History of Carter Notch Hut
Carter Notch Hut, the farthest east in AMC’s chain of eight high mountain huts, is the oldest structure in the system. Although the Madison Spring site has been occupied longer, its buildings have been replaced and reworked over the decades. However, just like Madison, camping in Carter Notch pre-dates construction there.
Carter Notch came to the attention of White Mountain explorers relatively late in the history of the region. An 1853 article in Putnam’s Monthly Magazine compares the well-traveled Crawford, Pinkham, and Franconia Notches to Carter, describing Carter Notch as “dimly mentioned in guide-books, hinted at by hunters, only distantly approached by trout-fishers.” Clearly visible from the town of Jackson, Carter Notch remained a roadless wilderness where few had bothered to go.
We know that by the 1870s there were two established (though not particularly trail-like) routes into the notch: one from Jackson and one following Nineteen Mile Brook out of Pinkham Notch. A hunting camp had also been developed at the Carter Lakes. One of the charms of camping here with firearms was the amazing echoes produced by rifle shots in the vicinity of the cliffs.
AMC began to focus attention on Carter Notch shortly after the founding of the club in 1876. The club utilized the skill and pioneering spirit of Jonathan G. “Jock” Davis, one of the best-known guides in Jackson, to maintain a permanent camp in the notch. By 1877 a log and bark shelter had been “renewed” and an enclosed structure with a stove was added. Davis was the primary guide for the notch, and the camp was often referred to as “Davis’s cabin.” A fire in 1892 leveled both the open and enclosed shelters. Undeterred, the club built a sturdy log cabin on the site in 1904.
The club used the cabin for ten years before it was deemed inadequate, and a new hut was built in 1914. The old cabin was occupied for many years by a fire warden on duty in the fire tower that once stood on Carter Dome. The new hut was made of stone, following the precedent set by Madison. A caretaker, Milton MacGregor, was hired to provide hospitality to overnight guests.
Milton Emery MacGregor (1884-1976) was born in Hyde Park, Mass. His father Archibald came from Canada, and worked as an upholsterer. Milton’s mother Julia died when he was only five years old. Milton attended the Massachusetts Institute of Technology, and graduated with a BA in physics in 1907. For a time he taught high school mathematics and mechanical drawing. In 1915 he became caretaker of Carter Notch Hut, and spent the next two years moving between Carter and Lakes of the Clouds.
In 1921, with three huts and Pinkham Notch Camp in operation, AMC went in search of someone “of sufficient experience and ability to take charge of the Huts.” The main objective was to gain consistency by hiring capable croo, managing the delivery of supplies efficiently, and providing food and lodging to guests “in a manner befitting the Club.” MacGregor fit the bill and filled this post until 1927. However, he is best known as the man who hired Joe Dodge, who would surpass him in fame and longevity in managing AMC’s hut system. Nonetheless, Milton “Red Mac” MacGregor’s name will be forever attached to Carter. In fact it is said that he turns up now and again in the form of ghost–just checking in on the place.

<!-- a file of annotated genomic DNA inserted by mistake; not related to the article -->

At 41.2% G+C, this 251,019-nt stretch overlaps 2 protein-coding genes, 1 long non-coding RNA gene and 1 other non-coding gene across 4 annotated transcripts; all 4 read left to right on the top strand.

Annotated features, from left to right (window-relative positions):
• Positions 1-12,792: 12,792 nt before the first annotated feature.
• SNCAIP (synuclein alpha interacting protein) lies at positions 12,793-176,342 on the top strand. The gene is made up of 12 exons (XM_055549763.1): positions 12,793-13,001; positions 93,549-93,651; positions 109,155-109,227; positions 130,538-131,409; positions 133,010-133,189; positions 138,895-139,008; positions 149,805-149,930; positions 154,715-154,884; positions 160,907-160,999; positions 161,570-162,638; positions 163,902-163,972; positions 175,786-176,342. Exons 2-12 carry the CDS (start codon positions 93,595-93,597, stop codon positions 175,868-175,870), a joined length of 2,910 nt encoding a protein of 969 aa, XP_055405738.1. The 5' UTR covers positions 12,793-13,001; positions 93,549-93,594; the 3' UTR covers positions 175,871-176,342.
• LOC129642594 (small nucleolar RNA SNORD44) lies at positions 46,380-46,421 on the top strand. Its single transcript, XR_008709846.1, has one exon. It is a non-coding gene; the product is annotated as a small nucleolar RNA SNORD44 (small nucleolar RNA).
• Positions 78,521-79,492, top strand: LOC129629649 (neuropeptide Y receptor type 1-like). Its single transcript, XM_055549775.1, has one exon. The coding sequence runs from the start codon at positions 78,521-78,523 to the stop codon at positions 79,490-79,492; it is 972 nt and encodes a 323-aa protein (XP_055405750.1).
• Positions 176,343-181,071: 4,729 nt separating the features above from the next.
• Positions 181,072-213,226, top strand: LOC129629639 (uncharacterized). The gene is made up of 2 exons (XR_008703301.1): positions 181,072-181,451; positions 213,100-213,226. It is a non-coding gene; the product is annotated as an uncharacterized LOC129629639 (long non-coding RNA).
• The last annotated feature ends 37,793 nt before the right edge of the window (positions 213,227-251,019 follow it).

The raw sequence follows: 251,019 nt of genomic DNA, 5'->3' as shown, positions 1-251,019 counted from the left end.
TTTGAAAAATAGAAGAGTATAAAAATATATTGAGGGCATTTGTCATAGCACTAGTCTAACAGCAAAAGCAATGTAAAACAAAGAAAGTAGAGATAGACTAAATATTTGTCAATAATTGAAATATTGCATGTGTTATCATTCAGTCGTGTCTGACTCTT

Carter was originally an 18x40 foot stone building, modeled on Madison Spring Hut. It received the first permit granted by the U.S. Forest Service for a permanent structure in the recently formed White Mountain National Forest. C.E. Buzzell of Randolph was hired as the builder, and he quickly set to work reconstructing and building a road to have materials shipped to the site. When the walls were up and the roof put on the hut was closed up for winter. The following spring beds and other necessities were carried in and the hut was officially opened.
Improvements to Carter came at the end of a long stint of renovations to the other huts. In 1930 a wood extension was added to provide more kitchen and croo space. Departing from the single-building model, a free-standing bunk house and new outhouses were added just uphill from the hut in 1962. This also happened to be the busiest season the huts had yet seen. Another bunkhouse was built the following year.
Experimentation in keeping the huts open longer each year began in 1971, with self-service seasons at Carter and Zealand Falls running late into the fall. After fall self-service proved popular, both stayed open for the winter starting in 1972.
The hut has not changed much since the 1960s. A kitchen renovation in 1990 updated the equipment and workspace. In 1995 a new well was drilled uphill from the hut, fulfilling a wish dating back to the 1930s for a gravity-fed water system (springs below the hut had previously been used for water). Carter Notch Hut had initially been envisioned as one of only three cabins for hikers. Instead, it now serves as the start (or end) of an eight-hut chain over 52 miles of the Appalachian Trail.
Read more about Carter Notch Hut's history in Passport to AMC's High Huts in the White Mountains >>
Photos: AMC Archives